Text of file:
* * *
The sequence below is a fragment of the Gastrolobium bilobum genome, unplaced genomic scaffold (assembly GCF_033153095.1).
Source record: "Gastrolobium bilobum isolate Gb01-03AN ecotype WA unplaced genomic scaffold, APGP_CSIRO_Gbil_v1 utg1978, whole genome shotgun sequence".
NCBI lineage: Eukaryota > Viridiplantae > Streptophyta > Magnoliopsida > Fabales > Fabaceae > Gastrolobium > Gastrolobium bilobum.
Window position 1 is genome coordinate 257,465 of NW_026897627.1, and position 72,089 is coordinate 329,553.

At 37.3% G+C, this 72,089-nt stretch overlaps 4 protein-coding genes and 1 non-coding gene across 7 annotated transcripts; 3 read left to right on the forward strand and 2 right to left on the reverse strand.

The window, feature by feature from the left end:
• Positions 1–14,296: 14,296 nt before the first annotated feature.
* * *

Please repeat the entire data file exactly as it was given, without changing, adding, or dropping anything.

The sequence below is a fragment of the Gastrolobium bilobum genome, unplaced genomic scaffold (assembly GCF_033153095.1).
Source record: "Gastrolobium bilobum isolate Gb01-03AN ecotype WA unplaced genomic scaffold, APGP_CSIRO_Gbil_v1 utg1978, whole genome shotgun sequence".
NCBI lineage: Eukaryota > Viridiplantae > Streptophyta > Magnoliopsida > Fabales > Fabaceae > Gastrolobium > Gastrolobium bilobum.
Window position 1 is genome coordinate 257,465 of NW_026897627.1, and position 72,089 is coordinate 329,553.

At 37.3% G+C, this 72,089-nt stretch overlaps 4 protein-coding genes and 1 non-coding gene across 7 annotated transcripts; 3 read left to right on the forward strand and 2 right to left on the reverse strand.

The window, feature by feature from the left end:
• Positions 1–14,296: 14,296 nt before the first annotated feature.